Kirkus Reviews

This bright new entry by an old pro should find a place on the long shelf of picture books about animals and colors.

A narrator-artist appears at the beginning and end, confidently wielding a brush. Each spread in between showcases a single large, arresting animal portrait. The child-friendly theme features fanciful coloring: blue horse, pink rabbit, purple fox. Although the narrator claims specifically to "paint" each one, the illustrations are actually made from painted tissue-paper collage, which allows for stylized sharp edges and a lively choppiness. To emphasize the bold bushiness of the green lion's mane and the thick, rugged armor on the dark-red crocodile, Carle pulls a tool through wet paint, leaving thick patterned lines. The textured, yellow-and-orange cow's body reveals traces of darkness showing through from the night-sky background of black and green-blue. Fans of animals, color recognition or shouting out what's unusual will laugh at each creature's delightfully preposterous color. An author's note pays homage to Franz Marc, a German painter born in 1880, and reproduces two pieces: Blue Horse I and Yellow Cow. The target audience here will find the concept of a tribute to a fine artist too abstract, but Marc's colorful pieces themselves might well hold interest, with adult encouragement.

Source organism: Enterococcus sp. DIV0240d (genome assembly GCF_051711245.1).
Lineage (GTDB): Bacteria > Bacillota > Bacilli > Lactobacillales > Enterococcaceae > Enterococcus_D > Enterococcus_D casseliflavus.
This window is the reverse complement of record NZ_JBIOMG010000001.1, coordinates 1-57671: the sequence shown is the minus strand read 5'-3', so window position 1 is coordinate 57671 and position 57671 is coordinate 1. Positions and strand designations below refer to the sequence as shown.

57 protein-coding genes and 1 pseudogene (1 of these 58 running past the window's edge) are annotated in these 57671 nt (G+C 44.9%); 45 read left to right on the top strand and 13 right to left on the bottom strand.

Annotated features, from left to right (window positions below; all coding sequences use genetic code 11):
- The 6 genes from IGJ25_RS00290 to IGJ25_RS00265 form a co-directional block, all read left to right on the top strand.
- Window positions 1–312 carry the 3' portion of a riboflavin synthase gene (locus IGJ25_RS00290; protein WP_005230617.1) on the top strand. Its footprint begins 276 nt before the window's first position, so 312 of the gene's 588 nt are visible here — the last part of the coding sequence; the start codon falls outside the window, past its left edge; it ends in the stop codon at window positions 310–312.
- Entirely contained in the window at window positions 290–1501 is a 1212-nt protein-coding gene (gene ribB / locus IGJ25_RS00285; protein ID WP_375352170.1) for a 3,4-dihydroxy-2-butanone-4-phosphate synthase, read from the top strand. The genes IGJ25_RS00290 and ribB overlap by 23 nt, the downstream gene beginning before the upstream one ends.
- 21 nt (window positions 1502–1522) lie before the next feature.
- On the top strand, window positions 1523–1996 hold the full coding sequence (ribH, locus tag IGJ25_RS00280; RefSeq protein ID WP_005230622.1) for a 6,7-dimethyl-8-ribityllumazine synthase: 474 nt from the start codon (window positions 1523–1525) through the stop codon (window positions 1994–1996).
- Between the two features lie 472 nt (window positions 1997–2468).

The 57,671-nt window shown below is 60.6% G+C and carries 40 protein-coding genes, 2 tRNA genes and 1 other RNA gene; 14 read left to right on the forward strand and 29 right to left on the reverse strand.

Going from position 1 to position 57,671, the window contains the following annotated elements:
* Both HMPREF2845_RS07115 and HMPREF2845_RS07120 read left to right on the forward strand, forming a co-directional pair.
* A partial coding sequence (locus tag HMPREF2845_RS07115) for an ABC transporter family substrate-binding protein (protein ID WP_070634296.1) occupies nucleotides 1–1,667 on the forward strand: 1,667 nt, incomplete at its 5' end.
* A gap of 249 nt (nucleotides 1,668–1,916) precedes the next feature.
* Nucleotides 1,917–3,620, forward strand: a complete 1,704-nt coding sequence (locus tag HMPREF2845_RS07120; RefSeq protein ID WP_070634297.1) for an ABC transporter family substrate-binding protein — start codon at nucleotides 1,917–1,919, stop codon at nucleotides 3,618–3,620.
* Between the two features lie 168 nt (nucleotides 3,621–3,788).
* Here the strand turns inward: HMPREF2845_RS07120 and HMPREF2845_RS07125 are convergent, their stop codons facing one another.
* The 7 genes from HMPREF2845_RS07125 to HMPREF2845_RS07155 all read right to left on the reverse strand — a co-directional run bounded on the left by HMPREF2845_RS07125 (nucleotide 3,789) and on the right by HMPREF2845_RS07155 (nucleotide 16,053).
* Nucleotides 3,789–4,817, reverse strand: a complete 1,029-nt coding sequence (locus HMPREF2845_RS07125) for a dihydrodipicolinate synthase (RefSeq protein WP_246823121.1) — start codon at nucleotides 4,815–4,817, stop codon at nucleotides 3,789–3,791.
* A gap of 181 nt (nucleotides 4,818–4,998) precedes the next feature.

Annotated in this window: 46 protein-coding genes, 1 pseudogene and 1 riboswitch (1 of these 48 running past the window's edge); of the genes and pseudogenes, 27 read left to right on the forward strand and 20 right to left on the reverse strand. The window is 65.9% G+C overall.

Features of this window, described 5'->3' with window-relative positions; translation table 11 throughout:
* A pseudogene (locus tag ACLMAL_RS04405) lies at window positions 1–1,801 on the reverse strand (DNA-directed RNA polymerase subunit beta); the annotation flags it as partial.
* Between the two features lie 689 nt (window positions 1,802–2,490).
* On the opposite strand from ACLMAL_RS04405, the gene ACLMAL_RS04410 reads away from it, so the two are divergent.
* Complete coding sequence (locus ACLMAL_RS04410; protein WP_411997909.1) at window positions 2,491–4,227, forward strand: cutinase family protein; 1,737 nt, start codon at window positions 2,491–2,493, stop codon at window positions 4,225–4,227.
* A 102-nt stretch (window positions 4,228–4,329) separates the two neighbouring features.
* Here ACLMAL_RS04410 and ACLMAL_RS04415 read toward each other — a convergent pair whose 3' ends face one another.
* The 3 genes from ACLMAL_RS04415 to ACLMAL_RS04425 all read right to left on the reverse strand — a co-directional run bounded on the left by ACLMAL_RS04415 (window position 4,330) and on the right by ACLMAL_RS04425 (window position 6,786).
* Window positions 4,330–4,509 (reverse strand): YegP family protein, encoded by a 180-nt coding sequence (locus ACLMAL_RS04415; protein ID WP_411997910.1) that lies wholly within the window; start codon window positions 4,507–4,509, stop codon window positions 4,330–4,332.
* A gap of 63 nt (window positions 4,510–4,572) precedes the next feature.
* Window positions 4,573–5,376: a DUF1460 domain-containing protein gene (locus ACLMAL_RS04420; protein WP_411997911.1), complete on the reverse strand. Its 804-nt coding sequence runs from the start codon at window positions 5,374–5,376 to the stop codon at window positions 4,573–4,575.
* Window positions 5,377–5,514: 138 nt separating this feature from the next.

Eye-catching fun. (author's note) (Picture book. 2-5)

Product Details

Penguin Young Readers Group
Publication date:
Sales rank:
Product dimensions:
9.20(w) x 12.10(h) x 0.50(d)
Age Range:
3 - 5 Years

Meet the Author

Eric Carle is acclaimed and beloved as the creator of brilliantly illustrated and innovatively designed picture books for very young children. His best-known work, The Very Hungry Caterpillar, has eaten its way into the hearts of literally millions of children all over the world and has been translated into more than 25 languages and sold over twelve million copies. Since the Caterpillar was published in 1969, Eric Carle has illustrated more than sixty books, many best sellers, most of which he also wrote. Eric Carle has two grown-up children, a son and a daughter. With his wife Barbara, he lives in Northampton, Massachusetts.